Follow the directions on the back of your sheet to practice varying your syntax.
Write a page description of your best friend. Consider his/her appearance, personality, hobbies/interests, family life, etc. Try to be as creative as possible and use strong diction/syntax.
Without talking, each group member writes one sentence of a story…pass clockwise until time is up.
Information, Plot, Example
“Oh yes, the reader says: a couple quarreling in a sidewalk restaurant, a nine-year-old boy stealing a Scripto in Woolworth\'s, a woman crying in the bathtub. We\'ve seen that before. We know where we are. Don\'t give us details; we don\'t need them. What we need is surprise, a quick turning of the wrist toward texture, or wisdom, something suddenly broken or quickly repaired. Yes, we know these people. Now just tell us what they do.” (SF. p.229)
According to Steve Almond, "readers are drawn to stories not because of your dazzling prose, but because they wish to immerse themselves in a world of danger. More precisely, in the heart of a particular character on the brink of emotional tumult... readers don\'t want typical. They turn to fiction for that particular slice of life when typical blows up or breaks down and gives way to the inherent chaos of the human heart.”
This Won’t Take But a Minute, Honey
“Just Before Recess” by James Van Pelt
For our unit on sudden fiction, you will work to compose a 500-1500 word story that follows the conventions of the genre. Your rough draft is due Wednesday, October 2, and the final draft will be due Friday, October 4.
Your story should include the following components:
Your story will be graded based on the above components. It will be graded with our 10 point system:
How does the appearance of each character indicate personality?
PROTAGONIST—The character the story revolves around
ANTAGONIST—The character or force that opposes the protagonist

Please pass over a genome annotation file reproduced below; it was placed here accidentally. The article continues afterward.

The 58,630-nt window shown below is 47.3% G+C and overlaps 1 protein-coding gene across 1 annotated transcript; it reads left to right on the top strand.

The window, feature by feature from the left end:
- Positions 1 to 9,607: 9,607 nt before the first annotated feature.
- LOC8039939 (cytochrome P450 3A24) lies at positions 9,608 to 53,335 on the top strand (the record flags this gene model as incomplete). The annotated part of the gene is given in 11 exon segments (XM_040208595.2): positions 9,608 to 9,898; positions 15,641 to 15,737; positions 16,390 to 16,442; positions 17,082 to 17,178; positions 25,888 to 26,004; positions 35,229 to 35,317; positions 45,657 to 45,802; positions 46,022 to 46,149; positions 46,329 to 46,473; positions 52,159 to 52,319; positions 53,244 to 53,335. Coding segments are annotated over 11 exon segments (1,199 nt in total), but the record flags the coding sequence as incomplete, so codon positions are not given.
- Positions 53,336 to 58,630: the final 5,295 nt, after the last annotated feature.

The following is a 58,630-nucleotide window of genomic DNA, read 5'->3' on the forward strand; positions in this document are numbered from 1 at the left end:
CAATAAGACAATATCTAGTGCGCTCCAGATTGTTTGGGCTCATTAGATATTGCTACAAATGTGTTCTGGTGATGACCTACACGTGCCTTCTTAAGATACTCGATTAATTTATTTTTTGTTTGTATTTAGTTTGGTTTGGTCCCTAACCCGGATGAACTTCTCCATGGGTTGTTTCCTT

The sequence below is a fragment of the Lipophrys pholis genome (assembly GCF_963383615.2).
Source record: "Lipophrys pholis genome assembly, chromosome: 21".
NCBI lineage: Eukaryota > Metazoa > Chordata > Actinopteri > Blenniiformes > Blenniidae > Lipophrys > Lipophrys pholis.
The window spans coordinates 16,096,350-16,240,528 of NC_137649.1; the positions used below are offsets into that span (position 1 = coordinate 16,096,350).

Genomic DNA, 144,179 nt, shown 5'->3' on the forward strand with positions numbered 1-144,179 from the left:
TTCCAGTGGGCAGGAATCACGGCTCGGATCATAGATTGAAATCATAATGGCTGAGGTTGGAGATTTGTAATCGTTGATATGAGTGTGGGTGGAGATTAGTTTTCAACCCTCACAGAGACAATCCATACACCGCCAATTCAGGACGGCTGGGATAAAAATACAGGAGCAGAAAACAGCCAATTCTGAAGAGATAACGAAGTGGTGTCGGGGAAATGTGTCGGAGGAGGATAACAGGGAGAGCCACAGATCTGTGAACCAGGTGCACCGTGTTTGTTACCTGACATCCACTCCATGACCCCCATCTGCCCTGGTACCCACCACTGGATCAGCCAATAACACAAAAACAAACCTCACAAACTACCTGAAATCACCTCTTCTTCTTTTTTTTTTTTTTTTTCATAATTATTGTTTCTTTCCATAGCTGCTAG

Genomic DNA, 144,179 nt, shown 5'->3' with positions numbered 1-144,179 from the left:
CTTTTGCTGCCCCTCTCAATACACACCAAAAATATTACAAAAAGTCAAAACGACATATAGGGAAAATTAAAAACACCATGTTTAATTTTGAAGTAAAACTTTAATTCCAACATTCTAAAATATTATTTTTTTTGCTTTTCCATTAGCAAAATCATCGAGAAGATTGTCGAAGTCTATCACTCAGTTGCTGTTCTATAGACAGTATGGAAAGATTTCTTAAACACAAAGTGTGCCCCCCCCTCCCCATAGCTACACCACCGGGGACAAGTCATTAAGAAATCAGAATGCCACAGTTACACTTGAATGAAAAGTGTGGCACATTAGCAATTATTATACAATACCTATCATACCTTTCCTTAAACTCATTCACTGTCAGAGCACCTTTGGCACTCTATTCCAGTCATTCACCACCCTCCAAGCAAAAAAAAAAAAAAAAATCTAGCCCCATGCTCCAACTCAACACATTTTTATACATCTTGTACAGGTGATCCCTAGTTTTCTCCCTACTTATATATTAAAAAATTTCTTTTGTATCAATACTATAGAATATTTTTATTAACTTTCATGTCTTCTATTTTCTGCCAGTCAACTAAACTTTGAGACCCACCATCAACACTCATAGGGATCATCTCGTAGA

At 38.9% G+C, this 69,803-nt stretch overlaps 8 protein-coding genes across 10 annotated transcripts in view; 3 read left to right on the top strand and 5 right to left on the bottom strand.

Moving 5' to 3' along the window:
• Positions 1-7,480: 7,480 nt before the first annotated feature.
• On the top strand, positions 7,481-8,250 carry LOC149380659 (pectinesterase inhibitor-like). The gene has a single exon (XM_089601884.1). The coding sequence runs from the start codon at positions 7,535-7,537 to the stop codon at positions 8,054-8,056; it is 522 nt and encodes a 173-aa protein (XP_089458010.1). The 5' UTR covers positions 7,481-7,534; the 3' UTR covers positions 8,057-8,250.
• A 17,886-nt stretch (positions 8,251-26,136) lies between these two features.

Round—stubborn, tender-hearted, playful, loyal, etc.
“Sunday in the Park”
Read the story in groups of 3-4, and discuss how the author uses characterization to intensify the conflict—be prepared to share
USE YOUR CHARACTER IN THE SITUATION
Now, cut unnecessary words from your explanation. Rewrite the prompt with fewer words/ sentences on the back of the card, taking up NO MORE THAN ½ OF THE ORIGINAL SPACE.
Be ready to share one/ turn these in with 10 minutes left in class!
The art of losing isn\'t hard to master;
so many things seem filled with the intent
to be lost that their loss is no disaster.
Lose something every day. Accept the fluster
of lost door keys, the hour badly spent.
The art of losing isn\'t hard to master.
Then practice losing farther, losing faster:
places, and names, and where it was you meant
to travel. None of these will bring disaster.
next-to-last, of three loved houses went.
The art of losing isn\'t hard to master.
I lost two cities, lovely ones. And, vaster,
some realms I owned, two rivers, a continent.
I miss them, but it wasn\'t a disaster.
––Even losing you (the joking voice, a gesture
I love) I shan\'t have lied. It\'s evident
the art of losing\'s not too hard to master
though it may look like (Write it!) like disaster.
NOTE: IF YOU WRITE ANYTHING UNAPPROVED AND/OR ON ANYTHING OTHER THAN THE SIDEWALK, YOU WILL GET A REFERRAL. DO THE RIGHT THING.
Due Friday, December 6!